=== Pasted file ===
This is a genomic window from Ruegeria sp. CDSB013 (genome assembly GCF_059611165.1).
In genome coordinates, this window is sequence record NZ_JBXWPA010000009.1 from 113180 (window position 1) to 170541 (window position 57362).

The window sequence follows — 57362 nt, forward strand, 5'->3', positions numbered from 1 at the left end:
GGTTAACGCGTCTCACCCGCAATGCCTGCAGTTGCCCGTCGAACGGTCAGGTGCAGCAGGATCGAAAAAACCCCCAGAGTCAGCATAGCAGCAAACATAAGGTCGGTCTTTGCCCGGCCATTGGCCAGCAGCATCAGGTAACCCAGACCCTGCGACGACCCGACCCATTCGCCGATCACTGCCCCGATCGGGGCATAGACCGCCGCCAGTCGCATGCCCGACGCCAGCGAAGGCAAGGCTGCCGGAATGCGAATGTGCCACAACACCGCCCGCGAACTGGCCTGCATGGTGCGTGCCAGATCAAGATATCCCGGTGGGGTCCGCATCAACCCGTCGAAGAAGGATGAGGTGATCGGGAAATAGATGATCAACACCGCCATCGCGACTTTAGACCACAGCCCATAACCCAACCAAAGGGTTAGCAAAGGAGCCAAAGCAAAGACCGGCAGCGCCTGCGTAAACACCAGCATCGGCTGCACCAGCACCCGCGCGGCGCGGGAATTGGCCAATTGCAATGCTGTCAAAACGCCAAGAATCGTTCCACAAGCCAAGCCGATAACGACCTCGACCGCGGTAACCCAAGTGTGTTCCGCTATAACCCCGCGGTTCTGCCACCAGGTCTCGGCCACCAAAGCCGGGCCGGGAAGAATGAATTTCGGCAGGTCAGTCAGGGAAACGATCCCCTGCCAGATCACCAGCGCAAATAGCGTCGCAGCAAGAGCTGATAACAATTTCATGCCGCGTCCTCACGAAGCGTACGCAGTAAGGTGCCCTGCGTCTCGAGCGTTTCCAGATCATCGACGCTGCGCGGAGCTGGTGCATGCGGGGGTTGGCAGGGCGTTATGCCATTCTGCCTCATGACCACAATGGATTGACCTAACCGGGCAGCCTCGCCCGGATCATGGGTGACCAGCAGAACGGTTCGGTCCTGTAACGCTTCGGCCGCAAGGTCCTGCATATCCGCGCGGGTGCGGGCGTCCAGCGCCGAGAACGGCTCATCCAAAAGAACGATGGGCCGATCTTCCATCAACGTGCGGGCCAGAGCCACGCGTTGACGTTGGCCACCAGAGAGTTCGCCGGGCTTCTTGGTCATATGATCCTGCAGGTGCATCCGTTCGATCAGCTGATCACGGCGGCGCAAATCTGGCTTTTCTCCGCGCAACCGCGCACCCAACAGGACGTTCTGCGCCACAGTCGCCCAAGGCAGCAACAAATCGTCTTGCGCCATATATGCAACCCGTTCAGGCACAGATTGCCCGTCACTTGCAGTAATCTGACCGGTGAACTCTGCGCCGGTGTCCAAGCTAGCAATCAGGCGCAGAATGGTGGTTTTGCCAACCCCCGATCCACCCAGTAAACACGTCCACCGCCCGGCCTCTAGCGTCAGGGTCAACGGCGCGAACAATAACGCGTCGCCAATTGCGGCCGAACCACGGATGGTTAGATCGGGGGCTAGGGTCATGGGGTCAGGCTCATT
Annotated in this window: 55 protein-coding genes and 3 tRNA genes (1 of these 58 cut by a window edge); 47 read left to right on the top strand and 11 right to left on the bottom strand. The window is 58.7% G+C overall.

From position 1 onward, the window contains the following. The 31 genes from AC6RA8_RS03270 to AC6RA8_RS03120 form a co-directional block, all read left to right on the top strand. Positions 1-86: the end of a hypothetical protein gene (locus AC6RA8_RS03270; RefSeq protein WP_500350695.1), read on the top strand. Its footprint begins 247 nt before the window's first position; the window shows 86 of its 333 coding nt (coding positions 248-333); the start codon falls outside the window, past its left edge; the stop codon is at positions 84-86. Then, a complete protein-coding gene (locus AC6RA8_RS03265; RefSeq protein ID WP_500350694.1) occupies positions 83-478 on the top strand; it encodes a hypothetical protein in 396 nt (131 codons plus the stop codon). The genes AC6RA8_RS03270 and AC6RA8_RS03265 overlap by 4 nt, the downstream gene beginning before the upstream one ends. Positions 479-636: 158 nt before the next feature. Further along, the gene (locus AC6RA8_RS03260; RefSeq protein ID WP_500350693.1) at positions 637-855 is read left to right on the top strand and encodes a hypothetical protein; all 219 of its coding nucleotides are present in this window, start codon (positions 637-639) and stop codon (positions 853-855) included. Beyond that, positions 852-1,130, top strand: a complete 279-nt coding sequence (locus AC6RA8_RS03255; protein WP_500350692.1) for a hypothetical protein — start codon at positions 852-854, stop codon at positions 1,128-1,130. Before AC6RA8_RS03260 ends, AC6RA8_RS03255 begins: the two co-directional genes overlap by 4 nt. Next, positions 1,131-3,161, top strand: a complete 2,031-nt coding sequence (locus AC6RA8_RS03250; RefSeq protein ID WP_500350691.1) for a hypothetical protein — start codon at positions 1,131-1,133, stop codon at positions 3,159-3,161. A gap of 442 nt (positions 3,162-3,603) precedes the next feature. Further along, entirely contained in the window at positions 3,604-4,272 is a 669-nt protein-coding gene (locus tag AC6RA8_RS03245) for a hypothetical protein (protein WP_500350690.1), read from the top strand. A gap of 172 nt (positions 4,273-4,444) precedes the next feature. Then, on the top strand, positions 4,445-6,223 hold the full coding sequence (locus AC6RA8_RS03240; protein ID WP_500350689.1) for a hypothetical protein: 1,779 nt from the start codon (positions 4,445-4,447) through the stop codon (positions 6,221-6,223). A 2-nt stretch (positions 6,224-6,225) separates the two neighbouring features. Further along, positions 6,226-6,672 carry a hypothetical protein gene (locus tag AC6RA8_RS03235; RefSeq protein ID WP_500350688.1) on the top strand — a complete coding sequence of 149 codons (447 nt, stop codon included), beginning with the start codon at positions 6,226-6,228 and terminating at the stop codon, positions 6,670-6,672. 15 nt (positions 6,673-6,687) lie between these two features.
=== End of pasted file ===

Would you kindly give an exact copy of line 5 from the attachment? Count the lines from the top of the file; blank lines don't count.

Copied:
Annotated in this window: 55 protein-coding genes and 3 tRNA genes (1 of these 58 cut by a window edge); 47 read left to right on the top strand and 11 right to left on the bottom strand. The window is 58.7% G+C overall.